Farm Industry News

Multiple sources of data can move into the Cropin Cloud, providing a new platform for crop models, interpretation and action on the farm.

Willie Vogt

November 14, 2022

3 Min Read
Cloud computing graphic with data transfer
PUTTING DATA TO WORK: Cropin has created what it calls the first purpose-built data cloud for agriculture. It is designed to bring in all kinds of information for developing advanced applications. TU IS/Getty Images

There’s a growing lament across larger farms that have collected years of data and information from equipment, sensors and other sources: What can we do with all this data? A new purpose-built cloud for agriculture might provide the answer, according to Krishna Kumar, founder and CEO of Cropin, a company that started putting data to work in agriculture in 2010.

Back then, there was a growing need to build an ecosystem with data from these new information sources to create an ecosystem that was more data-driven. “The aim was to remove the uncertainties associated with farming and help to improve farm productivity across the world, and help the industry adopt technology and data,” Kumar says, in talking with Farm Progress.

There’s a growing pile of information from machines, sensors, satellites, crop scouts and other sources that are flooding into every farm. Kumar says Cropin has, over time, built many applications for digitization and farm management, which would help customer segments such as farming companies, seed producers, food processing companies, governments and development agencies to bring this information together and put it to work.

The challenge is that companies wanted to engage their grower-customers and provide seamless applications that put broad intelligence systems to work, but that means creating a data hub. “You have to build the ability to bring data from the farms, from the machines, from the satellite, from the weather system, and build machine learning models to predict things,” Kumar says.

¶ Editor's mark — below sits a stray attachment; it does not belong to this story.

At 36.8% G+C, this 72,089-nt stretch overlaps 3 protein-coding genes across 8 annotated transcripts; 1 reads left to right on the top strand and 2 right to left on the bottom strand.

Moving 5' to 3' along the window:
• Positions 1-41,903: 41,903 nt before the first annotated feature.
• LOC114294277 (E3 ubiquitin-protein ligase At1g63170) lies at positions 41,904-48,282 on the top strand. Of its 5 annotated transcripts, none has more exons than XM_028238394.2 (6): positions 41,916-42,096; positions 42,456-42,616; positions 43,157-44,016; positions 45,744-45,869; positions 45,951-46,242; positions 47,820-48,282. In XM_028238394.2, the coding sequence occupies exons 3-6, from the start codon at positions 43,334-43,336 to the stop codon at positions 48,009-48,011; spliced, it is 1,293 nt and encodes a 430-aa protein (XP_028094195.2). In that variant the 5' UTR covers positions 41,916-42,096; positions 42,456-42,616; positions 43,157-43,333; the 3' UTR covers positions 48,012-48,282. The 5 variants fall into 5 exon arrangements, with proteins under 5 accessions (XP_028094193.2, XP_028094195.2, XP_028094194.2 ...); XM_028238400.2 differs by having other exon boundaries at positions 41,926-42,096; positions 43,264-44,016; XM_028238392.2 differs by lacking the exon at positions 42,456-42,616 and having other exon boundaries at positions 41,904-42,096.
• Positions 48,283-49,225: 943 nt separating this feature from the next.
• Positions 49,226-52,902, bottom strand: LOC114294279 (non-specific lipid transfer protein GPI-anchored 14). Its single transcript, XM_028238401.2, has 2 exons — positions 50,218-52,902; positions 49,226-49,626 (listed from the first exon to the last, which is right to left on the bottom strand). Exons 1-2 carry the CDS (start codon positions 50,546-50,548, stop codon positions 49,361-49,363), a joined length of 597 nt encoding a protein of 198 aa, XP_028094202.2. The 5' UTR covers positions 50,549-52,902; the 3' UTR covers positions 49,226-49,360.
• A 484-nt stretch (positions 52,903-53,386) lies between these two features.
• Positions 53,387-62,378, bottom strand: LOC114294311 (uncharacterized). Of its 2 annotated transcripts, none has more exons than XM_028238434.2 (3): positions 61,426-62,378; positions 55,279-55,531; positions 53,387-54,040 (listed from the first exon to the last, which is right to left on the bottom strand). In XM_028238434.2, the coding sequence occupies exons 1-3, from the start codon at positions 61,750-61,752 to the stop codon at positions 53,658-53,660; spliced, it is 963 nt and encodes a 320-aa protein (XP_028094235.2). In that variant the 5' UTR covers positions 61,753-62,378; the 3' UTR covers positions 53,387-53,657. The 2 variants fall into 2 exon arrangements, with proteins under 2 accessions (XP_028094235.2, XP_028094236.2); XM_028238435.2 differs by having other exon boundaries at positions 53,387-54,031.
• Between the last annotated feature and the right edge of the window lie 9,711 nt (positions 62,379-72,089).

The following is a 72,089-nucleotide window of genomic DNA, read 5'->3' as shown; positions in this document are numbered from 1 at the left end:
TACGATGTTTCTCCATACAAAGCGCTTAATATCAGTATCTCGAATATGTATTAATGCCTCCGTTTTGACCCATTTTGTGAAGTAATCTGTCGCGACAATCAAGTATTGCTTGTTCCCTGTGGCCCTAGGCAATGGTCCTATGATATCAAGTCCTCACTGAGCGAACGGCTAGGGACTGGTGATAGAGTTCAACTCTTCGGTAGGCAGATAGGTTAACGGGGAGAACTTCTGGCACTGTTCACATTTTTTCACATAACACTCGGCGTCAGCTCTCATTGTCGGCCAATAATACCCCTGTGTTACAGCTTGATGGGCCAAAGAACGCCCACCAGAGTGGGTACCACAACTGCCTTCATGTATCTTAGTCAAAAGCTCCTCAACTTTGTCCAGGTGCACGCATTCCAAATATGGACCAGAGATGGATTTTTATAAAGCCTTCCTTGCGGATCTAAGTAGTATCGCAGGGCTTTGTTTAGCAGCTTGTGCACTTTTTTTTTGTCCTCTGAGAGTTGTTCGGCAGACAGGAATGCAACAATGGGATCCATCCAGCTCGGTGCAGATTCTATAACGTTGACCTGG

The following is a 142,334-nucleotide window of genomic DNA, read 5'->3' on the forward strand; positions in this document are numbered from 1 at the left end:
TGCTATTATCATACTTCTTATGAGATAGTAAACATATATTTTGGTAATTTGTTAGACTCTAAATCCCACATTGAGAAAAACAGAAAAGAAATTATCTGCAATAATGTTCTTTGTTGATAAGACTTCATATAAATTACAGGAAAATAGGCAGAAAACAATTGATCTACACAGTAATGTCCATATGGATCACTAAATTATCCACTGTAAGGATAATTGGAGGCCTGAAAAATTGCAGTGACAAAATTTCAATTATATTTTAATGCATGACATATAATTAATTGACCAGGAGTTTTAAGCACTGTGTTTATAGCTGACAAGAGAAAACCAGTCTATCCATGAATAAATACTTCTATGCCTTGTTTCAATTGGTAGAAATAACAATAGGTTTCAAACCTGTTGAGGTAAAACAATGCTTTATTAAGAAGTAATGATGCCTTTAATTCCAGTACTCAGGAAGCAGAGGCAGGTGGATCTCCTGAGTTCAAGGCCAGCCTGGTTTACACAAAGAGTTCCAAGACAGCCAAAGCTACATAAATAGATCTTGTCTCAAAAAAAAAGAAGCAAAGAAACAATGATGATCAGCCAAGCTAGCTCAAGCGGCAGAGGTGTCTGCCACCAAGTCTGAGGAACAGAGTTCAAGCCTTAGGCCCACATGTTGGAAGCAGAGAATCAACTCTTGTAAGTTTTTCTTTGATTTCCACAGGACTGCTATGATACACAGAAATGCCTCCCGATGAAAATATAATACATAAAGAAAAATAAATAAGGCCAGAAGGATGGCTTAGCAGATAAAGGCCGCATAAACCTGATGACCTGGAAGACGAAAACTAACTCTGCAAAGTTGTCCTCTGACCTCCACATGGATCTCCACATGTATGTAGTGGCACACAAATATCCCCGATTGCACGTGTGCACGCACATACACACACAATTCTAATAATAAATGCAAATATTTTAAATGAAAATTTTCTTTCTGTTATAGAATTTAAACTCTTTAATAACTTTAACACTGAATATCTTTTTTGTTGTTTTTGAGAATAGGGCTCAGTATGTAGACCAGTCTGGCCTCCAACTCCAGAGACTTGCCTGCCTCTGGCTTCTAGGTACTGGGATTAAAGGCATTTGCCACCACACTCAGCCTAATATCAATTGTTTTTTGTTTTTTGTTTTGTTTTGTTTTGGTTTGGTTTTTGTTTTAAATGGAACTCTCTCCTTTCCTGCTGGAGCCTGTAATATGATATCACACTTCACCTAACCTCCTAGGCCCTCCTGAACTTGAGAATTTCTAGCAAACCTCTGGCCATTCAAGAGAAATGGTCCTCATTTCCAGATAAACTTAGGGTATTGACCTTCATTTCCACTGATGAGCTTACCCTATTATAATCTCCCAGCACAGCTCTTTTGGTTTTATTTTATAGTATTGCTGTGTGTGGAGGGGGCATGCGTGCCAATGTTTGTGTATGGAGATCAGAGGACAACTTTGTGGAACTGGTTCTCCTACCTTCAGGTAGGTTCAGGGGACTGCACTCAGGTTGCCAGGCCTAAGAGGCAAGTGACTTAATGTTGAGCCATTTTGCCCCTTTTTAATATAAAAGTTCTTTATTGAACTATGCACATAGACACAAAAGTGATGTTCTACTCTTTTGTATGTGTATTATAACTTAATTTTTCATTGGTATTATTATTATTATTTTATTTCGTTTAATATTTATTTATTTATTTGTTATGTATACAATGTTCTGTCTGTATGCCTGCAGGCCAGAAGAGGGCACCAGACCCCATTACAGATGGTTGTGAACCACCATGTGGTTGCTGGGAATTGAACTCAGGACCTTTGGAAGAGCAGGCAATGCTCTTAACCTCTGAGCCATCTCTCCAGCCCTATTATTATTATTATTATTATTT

On the farm, producers benefit from these data models from suppliers like local cooperatives, seed companies and others that are building programs to better manage irrigation or fungicide timing. But the Cropin Cloud wants to move beyond single-purpose approaches for data on the farm.

Bringing it all together

Most companies have some type of data-gathering system to collect machine information or updates from field sensors, but often those are limited to big organizations. Kumar says the Cropin Cloud is designed to be a multi-tenant, secure platform that enables agribusinesses, development agencies, governments and allied industries to advance digital transformation across their businesses and agricultural operations.

The integrated platform essentially operates in three layers:

1. Business applications. This layer digitizes information for smart farm management, grower engagement, supply chain management, etc. This is likely where farmers will see the fruits of the cloud with applications that offer better decision-making advancements.

2. Data hub. The core element is the Cropin Data Hub, which brings information from the field. This can include Internet of Things sensors; machine data from tractors, sprayers and combines; weather information; remote sensing data from satellites; and other sources brought into the center of the cloud. This is raw data but stored on a common system that is accessible in new ways. This clean and contextual data pipeline supports businesses with enhanced decision-making based on data analytics.

3. Cropin Intelligence. This includes artificial intelligence and machine learning models extracting key intelligence to enable decision-making on and off the field. Cropin's 22 contextual deep-learning and artificial intelligence models help agribusinesses with intelligence around crop detection, crop stage identification, yield estimation, irrigation scheduling, pest and disease prediction, nitrogen uptake, water stress detection, and harvest date estimation, among others.

The key is that this cloud is global, and the need for collected data for crop management far exceeds the corn and soybean fields of the Midwest.

“The global agriculture ecosystem is facing large disruptions triggered by climate change, geopolitical tensions, food supply challenges and an ever-increasing global population,” Kumar says. “Solving these challenges demands a technology platform that enables ecosystem players to transform their business operations.”

The purpose-built cloud can connect to these disparate data sources and enable that diverse pile of information to work for agriculture. You can learn more at


About the Author(s)

Willie Vogt

Willie Vogt has been covering agricultural technology for more than 40 years, with most of that time as editorial director for Farm Progress. He is passionate about helping farmers better understand how technology can help them succeed, when appropriately applied.

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